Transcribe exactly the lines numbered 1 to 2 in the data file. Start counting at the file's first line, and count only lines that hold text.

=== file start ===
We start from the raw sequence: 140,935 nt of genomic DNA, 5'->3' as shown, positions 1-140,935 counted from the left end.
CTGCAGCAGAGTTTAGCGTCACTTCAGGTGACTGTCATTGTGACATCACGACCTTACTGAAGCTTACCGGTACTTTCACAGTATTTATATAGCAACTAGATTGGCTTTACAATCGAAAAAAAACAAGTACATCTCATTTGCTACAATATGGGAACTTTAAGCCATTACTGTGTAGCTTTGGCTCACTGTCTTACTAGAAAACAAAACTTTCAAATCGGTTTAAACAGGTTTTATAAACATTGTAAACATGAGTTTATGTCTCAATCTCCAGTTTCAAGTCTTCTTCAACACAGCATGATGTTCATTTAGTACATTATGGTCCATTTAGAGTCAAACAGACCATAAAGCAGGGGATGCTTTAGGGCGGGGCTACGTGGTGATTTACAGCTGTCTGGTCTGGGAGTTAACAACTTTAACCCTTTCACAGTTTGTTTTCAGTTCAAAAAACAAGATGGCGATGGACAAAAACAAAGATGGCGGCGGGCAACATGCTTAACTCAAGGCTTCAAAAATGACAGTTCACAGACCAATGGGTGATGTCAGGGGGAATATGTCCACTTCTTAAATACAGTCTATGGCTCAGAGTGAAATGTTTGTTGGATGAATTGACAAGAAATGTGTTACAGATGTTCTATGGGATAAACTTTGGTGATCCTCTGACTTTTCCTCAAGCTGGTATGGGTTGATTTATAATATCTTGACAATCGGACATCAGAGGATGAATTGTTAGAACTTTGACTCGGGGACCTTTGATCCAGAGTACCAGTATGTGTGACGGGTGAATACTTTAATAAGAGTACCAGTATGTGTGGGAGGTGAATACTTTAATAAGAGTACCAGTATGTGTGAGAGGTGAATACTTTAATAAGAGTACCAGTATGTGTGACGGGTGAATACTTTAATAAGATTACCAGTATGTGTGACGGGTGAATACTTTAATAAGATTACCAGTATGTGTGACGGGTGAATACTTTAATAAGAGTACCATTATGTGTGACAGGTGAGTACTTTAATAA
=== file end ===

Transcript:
We start from the raw sequence: 140,935 nt of genomic DNA, 5'->3' as shown, positions 1-140,935 counted from the left end.
CTGCAGCAGAGTTTAGCGTCACTTCAGGTGACTGTCATTGTGACATCACGACCTTACTGAAGCTTACCGGTACTTTCACAGTATTTATATAGCAACTAGATTGGCTTTACAATCGAAAAAAAACAAGTACATCTCATTTGCTACAATATGGGAACTTTAAGCCATTACTGTGTAGCTTTGGCTCACTGTCTTACTAGAAAACAAAACTTTCAAATCGGTTTAAACAGGTTTTATAAACATTGTAAACATGAGTTTATGTCTCAATCTCCAGTTTCAAGTCTTCTTCAACACAGCATGATGTTCATTTAGTACATTATGGTCCATTTAGAGTCAAACAGACCATAAAGCAGGGGATGCTTTAGGGCGGGGCTACGTGGTGATTTACAGCTGTCTGGTCTGGGAGTTAACAACTTTAACCCTTTCACAGTTTGTTTTCAGTTCAAAAAACAAGATGGCGATGGACAAAAACAAAGATGGCGGCGGGCAACATGCTTAACTCAAGGCTTCAAAAATGACAGTTCACAGACCAATGGGTGATGTCAGGGGGAATATGTCCACTTCTTAAATACAGTCTATGGCTCAGAGTGAAATGTTTGTTGGATGAATTGACAAGAAATGTGTTACAGATGTTCTATGGGATAAACTTTGGTGATCCTCTGACTTTTCCTCAAGCTGGTATGGGTTGATTTATAATATCTTGACAATCGGACATCAGAGGATGAATTGTTAGAACTTTGACTCGGGGACCTTTGATCCAGAGTACCAGTATGTGTGACGGGTGAATACTTTAATAAGAGTACCAGTATGTGTGGGAGGTGAATACTTTAATAAGAGTACCAGTATGTGTGAGAGGTGAATACTTTAATAAGAGTACCAGTATGTGTGACGGGTGAATACTTTAATAAGATTACCAGTATGTGTGACGGGTGAATACTTTAATAAGATTACCAGTATGTGTGACGGGTGAATACTTTAATAAGAGTACCATTATGTGTGACAGGTGAGTACTTTAATAA